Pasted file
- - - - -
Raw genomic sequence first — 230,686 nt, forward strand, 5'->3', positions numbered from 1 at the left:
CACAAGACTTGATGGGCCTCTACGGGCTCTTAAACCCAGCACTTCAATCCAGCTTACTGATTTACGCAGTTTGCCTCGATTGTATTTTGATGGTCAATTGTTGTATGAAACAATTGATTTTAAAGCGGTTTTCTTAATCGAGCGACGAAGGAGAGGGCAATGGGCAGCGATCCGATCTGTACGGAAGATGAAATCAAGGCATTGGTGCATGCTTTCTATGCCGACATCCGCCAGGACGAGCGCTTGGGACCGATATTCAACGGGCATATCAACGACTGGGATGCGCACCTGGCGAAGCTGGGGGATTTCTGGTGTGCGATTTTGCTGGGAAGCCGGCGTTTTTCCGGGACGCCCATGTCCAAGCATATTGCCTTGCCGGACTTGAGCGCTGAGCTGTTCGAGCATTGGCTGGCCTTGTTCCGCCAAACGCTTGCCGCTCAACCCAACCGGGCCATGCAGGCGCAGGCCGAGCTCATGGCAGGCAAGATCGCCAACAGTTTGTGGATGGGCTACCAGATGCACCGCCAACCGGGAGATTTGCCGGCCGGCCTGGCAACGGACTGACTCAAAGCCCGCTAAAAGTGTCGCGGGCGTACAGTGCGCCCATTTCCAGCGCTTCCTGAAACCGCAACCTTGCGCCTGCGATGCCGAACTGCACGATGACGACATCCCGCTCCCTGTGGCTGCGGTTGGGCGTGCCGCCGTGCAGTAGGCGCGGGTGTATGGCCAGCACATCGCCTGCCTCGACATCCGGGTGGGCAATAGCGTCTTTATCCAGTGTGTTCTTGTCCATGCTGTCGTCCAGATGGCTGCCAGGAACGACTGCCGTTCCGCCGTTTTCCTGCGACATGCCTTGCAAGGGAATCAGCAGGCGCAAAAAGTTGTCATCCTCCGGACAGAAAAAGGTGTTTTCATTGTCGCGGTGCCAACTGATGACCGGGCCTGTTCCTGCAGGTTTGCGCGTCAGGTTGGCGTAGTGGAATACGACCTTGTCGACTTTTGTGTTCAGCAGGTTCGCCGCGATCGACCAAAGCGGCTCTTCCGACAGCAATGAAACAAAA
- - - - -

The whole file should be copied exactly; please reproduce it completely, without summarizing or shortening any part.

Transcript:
Raw genomic sequence first — 230,686 nt, forward strand, 5'->3', positions numbered from 1 at the left:
CACAAGACTTGATGGGCCTCTACGGGCTCTTAAACCCAGCACTTCAATCCAGCTTACTGATTTACGCAGTTTGCCTCGATTGTATTTTGATGGTCAATTGTTGTATGAAACAATTGATTTTAAAGCGGTTTTCTTAATCGAGCGACGAAGGAGAGGGCAATGGGCAGCGATCCGATCTGTACGGAAGATGAAATCAAGGCATTGGTGCATGCTTTCTATGCCGACATCCGCCAGGACGAGCGCTTGGGACCGATATTCAACGGGCATATCAACGACTGGGATGCGCACCTGGCGAAGCTGGGGGATTTCTGGTGTGCGATTTTGCTGGGAAGCCGGCGTTTTTCCGGGACGCCCATGTCCAAGCATATTGCCTTGCCGGACTTGAGCGCTGAGCTGTTCGAGCATTGGCTGGCCTTGTTCCGCCAAACGCTTGCCGCTCAACCCAACCGGGCCATGCAGGCGCAGGCCGAGCTCATGGCAGGCAAGATCGCCAACAGTTTGTGGATGGGCTACCAGATGCACCGCCAACCGGGAGATTTGCCGGCCGGCCTGGCAACGGACTGACTCAAAGCCCGCTAAAAGTGTCGCGGGCGTACAGTGCGCCCATTTCCAGCGCTTCCTGAAACCGCAACCTTGCGCCTGCGATGCCGAACTGCACGATGACGACATCCCGCTCCCTGTGGCTGCGGTTGGGCGTGCCGCCGTGCAGTAGGCGCGGGTGTATGGCCAGCACATCGCCTGCCTCGACATCCGGGTGGGCAATAGCGTCTTTATCCAGTGTGTTCTTGTCCATGCTGTCGTCCAGATGGCTGCCAGGAACGACTGCCGTTCCGCCGTTTTCCTGCGACATGCCTTGCAAGGGAATCAGCAGGCGCAAAAAGTTGTCATCCTCCGGACAGAAAAAGGTGTTTTCATTGTCGCGGTGCCAACTGATGACCGGGCCTGTTCCTGCAGGTTTGCGCGTCAGGTTGGCGTAGTGGAATACGACCTTGTCGACTTTTGTGTTCAGCAGGTTCGCCGCGATCGACCAAAGCGGCTCTTCCGACAGCAATGAAACAAAA